“Computer science department must reflect society”
Computer science at UU will expand considerably in the near future: there are currently five vacancies for full professors and another three will follow in the next two years. The aim is to work on diversity. One of the professorships is even only open to female candidates. "Women are sometimes too modest."
In a recent research assessment, a formal assessment that takes place every six years, Utrecht University's Department of Information and Computing Sciences received the great compliment to be ahead of other Computing Science departments in the Netherlands in terms of its work on staff diversity. The department’s attention and organisational structures for supporting diversity in e.g., gender, nationality and ethnicity is even called a model for other departments to follow. But department head Johan Jeuring and research director Judith Masthoff are far from satisfied.
Masthoff: "It is important that your staff composition reflects society. It benefits the atmosphere in an organisation because people feel they belong. Moreover, they also attract people who feel at home with them, which creates a reinforcing effect. By computer science standards, we are doing well in Utrecht, but still currently only 15% of our full professors are women and we want to improve that. Additionally, ethnic minorities should also get more opportunities with us."
Westerdijk Chair only for a woman
To take a big step, the department has created a chair that can only be held by a woman. Jeuring: "Our new 'Westerdijk Chair' is named after Johanna Westerdijk, the first female professor in the Netherlands." A few years ago, the UU already had the Westerdijk fellowship, which was used to attract 'outstanding female beta scientists with leadership qualities'. Jeuring: "But those were positions up to the level of assistant professor. Now we are going even further: we are keeping one of our professorial vacancies only open for a female candidate."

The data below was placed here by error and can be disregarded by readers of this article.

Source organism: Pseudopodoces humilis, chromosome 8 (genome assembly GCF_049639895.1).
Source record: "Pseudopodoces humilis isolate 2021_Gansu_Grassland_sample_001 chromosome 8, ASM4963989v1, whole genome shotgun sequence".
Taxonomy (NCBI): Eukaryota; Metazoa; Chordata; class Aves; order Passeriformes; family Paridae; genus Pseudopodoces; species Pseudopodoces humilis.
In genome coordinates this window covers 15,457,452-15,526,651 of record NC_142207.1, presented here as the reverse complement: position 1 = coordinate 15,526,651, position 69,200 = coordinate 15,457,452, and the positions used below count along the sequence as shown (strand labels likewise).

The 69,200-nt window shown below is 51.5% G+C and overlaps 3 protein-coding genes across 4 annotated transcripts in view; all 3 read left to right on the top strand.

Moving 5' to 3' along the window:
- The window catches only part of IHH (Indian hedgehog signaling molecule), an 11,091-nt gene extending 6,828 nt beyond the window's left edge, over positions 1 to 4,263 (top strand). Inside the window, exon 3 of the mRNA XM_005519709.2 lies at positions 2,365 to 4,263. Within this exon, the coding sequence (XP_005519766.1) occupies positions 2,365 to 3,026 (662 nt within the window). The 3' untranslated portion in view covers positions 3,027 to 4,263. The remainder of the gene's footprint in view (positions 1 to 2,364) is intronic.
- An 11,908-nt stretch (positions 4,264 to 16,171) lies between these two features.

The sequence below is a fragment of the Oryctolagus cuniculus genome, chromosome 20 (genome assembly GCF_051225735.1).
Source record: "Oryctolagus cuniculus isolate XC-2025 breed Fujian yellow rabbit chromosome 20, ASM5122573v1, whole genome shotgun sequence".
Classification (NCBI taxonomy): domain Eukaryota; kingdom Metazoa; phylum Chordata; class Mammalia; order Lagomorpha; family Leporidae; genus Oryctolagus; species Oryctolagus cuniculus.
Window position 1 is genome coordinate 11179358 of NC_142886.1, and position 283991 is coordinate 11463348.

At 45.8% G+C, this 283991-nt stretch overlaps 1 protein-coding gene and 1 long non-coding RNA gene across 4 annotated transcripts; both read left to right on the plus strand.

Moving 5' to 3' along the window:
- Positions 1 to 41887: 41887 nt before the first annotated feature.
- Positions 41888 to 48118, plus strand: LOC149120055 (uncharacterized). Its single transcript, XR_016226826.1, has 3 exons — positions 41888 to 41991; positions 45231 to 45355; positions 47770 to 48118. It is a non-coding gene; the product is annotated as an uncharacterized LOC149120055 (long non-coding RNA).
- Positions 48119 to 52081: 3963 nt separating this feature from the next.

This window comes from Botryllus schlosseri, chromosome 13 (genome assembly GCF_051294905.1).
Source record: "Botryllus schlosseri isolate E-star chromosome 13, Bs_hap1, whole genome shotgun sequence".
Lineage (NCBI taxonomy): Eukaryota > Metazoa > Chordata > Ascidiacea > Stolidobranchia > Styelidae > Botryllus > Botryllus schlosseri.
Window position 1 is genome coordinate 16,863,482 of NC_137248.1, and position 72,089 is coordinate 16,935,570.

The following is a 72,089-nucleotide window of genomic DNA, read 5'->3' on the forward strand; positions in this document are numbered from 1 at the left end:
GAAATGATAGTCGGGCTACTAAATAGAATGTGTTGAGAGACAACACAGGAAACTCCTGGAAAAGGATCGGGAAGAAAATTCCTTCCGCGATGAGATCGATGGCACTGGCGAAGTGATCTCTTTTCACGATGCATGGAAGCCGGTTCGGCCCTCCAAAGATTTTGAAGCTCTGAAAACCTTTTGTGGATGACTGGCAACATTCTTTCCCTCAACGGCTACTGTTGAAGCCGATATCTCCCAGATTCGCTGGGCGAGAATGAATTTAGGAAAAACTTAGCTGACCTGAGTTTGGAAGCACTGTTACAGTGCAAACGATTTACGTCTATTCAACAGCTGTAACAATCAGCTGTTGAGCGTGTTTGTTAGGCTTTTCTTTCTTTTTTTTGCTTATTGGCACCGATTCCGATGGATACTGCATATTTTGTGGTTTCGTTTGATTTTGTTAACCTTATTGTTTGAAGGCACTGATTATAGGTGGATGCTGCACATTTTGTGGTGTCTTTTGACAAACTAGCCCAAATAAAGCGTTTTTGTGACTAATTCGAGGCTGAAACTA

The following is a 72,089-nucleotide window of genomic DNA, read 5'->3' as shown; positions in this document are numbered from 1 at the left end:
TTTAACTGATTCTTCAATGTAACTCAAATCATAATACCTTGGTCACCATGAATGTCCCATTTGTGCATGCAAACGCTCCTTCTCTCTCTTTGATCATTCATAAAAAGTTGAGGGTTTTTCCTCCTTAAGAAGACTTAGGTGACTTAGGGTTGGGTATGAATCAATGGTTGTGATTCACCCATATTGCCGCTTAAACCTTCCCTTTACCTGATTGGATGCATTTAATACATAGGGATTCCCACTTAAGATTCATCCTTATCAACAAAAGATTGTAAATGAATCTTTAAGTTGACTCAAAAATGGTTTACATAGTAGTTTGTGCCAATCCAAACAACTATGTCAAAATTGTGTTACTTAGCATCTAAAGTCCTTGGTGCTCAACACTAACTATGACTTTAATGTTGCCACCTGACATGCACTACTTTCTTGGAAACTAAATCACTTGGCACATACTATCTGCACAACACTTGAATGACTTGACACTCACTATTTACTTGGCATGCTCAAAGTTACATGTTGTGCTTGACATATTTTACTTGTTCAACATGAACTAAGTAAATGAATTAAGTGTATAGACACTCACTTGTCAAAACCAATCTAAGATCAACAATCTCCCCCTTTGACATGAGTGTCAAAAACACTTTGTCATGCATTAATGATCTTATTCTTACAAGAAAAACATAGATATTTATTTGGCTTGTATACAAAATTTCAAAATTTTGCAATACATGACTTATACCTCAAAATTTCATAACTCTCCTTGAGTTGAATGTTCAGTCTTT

Masthoff explains why this is justified: "There are female researchers who are outstanding. But women are more often modest than men. They meet all the job requirements for a full professorship but still hesitate to apply. With this chair, we want to send out a signal: go for it! They can be a role model for girls who are thinking about studying computer science. At the same time, we are opening up four other professorial positions to everyone. Also men are cordially invited to respond to those vacancies until 30 June next."
Close contact with other disciplines
According to its managers, the strength of Information and Computing Sciences Utrecht is that its research is both fundamental and application-oriented. Masthoff: "We do more fundamental research than the Universities of Technology. At the same time, we have many partnerships with industry and the public sector."
But in particular, the UU stands out because Information and Computing Sciences is in close contact with other substantive disciplines, both within the natural and life sciences, and with the humanities and social sciences. Jeuring: "Through our UU-wide research themes, we collaborate with Philosophy, Linguistics, and Psychology, for instance. This offers fundamental research with great societal relevance."